That survey found that 82 percent of those surveyed think it would be preferable for everyone (including themselves) to pay higher taxes than to cut Social Security benefits. But there's more:
84% believe that Social Security benefits are inadequate, and 75% believe we should consider increasing benefits in order to provide a more secure retirement for working Americans."Enter Duncan Black, aka Atrios, and his call for increasing Social Security benefits. Here's why.
We should be worried that large numbers of people nearing retirement will be unable to keep their homes or continue to pay their rent.We have this worry because of the failed experiment of employer-based retirement plans becoming more and more centered on 401(K)s, with investments that have taken multiple and drastic hits. To add to that, retirees and near-retirees in almost every part of the nation have seen their home values plummet. If they're still paying on the mortgage, they're underwater. If they own the house, it has drastically reduced equity to count on. That's particularly true for retirees and near retirees, but the outlook for younger cohorts isn't much more encouraging, particularly those saddled with outrageous student loans.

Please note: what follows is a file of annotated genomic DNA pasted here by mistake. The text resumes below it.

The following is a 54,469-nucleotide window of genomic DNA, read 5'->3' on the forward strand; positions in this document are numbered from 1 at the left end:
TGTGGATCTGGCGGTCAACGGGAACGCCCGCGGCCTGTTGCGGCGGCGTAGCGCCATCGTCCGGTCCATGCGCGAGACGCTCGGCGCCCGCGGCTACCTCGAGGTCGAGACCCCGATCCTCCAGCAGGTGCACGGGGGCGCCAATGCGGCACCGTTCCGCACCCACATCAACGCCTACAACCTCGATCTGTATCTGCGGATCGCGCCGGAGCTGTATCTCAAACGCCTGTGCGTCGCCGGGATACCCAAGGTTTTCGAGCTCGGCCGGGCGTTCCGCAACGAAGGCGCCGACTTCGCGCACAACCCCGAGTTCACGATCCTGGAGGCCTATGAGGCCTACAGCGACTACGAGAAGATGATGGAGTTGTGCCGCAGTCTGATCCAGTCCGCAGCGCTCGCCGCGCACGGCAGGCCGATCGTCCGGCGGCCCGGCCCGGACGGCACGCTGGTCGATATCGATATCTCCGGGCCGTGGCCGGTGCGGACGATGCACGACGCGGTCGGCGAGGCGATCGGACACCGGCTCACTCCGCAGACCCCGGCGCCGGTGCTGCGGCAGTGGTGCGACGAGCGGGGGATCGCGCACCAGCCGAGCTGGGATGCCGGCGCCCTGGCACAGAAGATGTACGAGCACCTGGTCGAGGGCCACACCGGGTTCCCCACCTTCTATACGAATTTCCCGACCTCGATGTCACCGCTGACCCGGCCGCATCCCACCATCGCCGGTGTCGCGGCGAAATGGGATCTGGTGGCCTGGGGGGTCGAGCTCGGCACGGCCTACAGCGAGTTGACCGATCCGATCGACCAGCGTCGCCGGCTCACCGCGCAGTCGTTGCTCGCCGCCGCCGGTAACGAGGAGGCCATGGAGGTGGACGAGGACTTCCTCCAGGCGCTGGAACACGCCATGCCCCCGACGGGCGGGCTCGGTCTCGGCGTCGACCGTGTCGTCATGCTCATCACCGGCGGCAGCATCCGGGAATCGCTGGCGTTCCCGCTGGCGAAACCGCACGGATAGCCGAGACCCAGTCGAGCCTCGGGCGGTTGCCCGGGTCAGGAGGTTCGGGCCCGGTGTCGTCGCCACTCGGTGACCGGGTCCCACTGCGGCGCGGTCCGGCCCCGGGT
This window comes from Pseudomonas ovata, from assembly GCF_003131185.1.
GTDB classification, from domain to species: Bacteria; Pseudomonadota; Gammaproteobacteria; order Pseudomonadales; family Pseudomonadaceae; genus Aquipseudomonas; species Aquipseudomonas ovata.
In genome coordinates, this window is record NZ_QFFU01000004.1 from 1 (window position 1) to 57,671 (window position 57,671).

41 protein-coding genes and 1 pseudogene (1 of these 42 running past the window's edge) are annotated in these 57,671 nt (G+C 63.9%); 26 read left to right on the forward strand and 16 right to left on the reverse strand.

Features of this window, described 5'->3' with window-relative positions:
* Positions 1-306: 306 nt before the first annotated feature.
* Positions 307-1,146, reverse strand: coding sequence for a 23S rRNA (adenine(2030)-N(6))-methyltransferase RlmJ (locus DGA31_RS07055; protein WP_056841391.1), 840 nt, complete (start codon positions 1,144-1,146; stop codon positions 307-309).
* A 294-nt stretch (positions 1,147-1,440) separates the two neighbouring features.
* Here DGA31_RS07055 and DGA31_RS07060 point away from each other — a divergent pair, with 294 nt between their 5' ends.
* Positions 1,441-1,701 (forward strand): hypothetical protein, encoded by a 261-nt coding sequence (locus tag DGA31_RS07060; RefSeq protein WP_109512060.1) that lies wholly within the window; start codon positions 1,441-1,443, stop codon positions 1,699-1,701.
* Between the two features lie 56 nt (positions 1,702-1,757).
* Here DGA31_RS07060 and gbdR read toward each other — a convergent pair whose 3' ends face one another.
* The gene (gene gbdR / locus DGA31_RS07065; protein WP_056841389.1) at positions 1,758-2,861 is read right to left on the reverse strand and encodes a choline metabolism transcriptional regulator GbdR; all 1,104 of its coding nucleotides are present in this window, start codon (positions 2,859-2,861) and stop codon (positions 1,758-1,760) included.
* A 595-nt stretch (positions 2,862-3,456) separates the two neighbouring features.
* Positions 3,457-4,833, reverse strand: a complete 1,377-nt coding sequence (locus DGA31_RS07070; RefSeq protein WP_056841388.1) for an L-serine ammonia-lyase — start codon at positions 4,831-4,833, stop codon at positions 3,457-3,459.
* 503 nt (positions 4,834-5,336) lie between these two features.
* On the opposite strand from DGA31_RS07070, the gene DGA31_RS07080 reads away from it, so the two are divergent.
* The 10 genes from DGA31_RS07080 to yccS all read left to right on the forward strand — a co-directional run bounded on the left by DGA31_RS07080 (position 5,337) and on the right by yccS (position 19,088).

According to the Center for Retirement Research at Boston College, the median household retirement account balance in 2010 for workers between the ages of 55-64 was just $120,000. For people expecting to retire at around age 65, and to live for another 15 years or more, this will provide for only a trivial supplement to Social Security benefits.
And that's for people who actually have a retirement account of some kind. A third of households do not. For these people, their sole retirement income, aside from potential aid from friends and family, comes from Social Security, for which the current average monthly benefit is $1,230.
The plight of America's middle class in a still-crappy economy isn't getting a lot of traction in the circles in which the people who could do something about it seem to circulate. But if they were listening to the rest of the country, they'd hear that the policies they seem hell-bent on following on social insurance programs are the exact opposite of what the people who elected them want. Which could be a problem in the next election.